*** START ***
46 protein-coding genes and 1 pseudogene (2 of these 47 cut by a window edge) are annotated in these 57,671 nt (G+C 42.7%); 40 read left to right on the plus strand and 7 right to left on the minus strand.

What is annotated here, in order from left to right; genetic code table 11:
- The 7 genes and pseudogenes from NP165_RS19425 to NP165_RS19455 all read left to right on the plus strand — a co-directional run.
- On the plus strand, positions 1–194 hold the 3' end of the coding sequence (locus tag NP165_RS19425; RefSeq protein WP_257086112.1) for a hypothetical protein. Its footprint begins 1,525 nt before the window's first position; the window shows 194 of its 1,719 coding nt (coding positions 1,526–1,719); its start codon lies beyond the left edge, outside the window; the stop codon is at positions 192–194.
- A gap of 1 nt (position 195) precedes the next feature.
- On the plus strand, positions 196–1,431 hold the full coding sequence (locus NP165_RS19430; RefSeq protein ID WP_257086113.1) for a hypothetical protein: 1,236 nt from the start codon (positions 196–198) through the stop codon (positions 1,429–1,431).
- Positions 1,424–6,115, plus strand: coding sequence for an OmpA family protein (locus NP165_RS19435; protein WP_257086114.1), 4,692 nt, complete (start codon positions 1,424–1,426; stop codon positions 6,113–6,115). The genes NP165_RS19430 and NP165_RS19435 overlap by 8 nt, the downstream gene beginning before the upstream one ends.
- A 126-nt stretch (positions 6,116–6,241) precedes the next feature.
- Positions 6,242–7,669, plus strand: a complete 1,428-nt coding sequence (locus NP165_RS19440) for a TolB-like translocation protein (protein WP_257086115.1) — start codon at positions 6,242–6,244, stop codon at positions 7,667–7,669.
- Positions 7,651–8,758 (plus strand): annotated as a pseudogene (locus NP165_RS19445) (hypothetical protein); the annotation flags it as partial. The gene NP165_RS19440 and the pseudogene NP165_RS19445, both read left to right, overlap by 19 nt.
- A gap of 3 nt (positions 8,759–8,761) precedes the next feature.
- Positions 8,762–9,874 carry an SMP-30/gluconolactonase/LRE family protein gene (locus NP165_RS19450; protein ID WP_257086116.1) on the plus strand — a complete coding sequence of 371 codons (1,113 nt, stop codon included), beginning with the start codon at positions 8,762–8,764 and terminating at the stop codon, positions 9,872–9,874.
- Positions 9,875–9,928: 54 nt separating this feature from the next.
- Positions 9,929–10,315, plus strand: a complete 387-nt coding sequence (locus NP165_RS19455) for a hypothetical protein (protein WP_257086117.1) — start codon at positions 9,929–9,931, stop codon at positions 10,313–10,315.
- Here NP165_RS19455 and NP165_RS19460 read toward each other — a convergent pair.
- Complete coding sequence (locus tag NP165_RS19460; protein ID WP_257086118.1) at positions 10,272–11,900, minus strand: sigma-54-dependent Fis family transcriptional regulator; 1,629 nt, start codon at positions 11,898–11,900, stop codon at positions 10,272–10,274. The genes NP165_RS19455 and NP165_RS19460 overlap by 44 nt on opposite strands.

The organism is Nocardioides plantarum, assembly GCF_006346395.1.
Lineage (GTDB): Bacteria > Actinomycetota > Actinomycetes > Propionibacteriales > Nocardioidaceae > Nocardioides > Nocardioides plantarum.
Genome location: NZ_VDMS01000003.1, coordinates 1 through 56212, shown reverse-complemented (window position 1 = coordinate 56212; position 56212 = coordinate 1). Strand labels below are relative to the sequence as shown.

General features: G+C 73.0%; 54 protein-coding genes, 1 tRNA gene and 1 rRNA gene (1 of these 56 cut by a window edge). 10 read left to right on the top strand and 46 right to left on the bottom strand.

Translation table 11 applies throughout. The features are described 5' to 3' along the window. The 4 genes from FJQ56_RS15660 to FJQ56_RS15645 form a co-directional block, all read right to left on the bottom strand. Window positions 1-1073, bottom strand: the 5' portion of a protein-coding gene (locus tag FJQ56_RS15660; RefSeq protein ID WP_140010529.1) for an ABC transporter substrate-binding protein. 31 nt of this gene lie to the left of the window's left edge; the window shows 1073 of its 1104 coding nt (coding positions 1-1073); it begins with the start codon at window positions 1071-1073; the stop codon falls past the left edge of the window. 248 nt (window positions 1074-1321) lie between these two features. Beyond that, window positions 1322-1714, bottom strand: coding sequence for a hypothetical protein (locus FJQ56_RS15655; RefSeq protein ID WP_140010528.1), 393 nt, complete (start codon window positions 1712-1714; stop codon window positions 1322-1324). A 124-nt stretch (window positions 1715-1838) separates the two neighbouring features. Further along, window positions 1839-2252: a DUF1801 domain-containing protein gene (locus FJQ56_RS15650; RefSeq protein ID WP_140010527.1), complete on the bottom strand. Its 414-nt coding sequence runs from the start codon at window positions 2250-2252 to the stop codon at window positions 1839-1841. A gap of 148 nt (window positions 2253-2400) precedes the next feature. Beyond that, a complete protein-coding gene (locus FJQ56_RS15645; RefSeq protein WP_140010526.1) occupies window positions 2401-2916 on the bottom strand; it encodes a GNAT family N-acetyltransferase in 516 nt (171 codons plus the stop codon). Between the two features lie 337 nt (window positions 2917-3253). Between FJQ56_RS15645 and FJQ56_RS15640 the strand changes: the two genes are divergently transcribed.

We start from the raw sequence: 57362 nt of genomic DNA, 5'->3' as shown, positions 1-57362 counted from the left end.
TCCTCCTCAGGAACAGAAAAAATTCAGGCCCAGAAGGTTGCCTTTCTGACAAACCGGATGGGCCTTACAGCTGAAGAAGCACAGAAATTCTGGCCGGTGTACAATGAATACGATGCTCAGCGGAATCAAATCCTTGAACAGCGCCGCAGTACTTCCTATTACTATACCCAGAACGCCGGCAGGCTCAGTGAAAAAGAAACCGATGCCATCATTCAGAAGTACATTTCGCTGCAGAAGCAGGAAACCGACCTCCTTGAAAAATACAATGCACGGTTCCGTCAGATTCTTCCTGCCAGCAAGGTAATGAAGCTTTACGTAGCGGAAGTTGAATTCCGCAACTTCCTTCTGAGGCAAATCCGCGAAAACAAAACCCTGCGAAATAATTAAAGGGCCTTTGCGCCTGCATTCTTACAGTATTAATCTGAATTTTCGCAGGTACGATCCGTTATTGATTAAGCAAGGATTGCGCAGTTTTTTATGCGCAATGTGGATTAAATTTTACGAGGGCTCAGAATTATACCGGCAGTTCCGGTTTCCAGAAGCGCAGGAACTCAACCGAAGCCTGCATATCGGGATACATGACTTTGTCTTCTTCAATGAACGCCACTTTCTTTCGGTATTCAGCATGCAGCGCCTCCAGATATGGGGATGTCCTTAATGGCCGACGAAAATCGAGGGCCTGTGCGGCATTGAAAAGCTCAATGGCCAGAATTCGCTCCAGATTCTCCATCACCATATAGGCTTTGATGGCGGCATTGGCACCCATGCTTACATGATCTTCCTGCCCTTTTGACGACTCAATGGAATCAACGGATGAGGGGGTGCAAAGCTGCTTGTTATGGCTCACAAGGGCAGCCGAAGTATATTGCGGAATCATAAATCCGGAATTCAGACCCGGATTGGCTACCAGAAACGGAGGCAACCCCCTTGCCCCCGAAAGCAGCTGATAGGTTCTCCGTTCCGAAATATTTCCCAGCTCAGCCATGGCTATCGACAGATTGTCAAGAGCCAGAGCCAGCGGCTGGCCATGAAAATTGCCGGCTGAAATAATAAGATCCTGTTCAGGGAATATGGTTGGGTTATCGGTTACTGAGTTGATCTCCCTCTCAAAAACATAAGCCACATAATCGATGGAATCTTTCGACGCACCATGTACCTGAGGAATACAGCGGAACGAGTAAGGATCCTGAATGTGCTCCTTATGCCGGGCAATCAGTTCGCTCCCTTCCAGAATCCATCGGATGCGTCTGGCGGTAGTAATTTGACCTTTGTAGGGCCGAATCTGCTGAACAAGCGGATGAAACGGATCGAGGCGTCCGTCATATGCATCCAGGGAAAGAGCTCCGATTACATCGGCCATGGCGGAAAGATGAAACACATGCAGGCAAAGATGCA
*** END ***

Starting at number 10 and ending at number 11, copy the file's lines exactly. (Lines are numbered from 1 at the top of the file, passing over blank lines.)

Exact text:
- Positions 7,651–8,758 (plus strand): annotated as a pseudogene (locus NP165_RS19445) (hypothetical protein); the annotation flags it as partial. The gene NP165_RS19440 and the pseudogene NP165_RS19445, both read left to right, overlap by 19 nt.
- A gap of 3 nt (positions 8,759–8,761) precedes the next feature.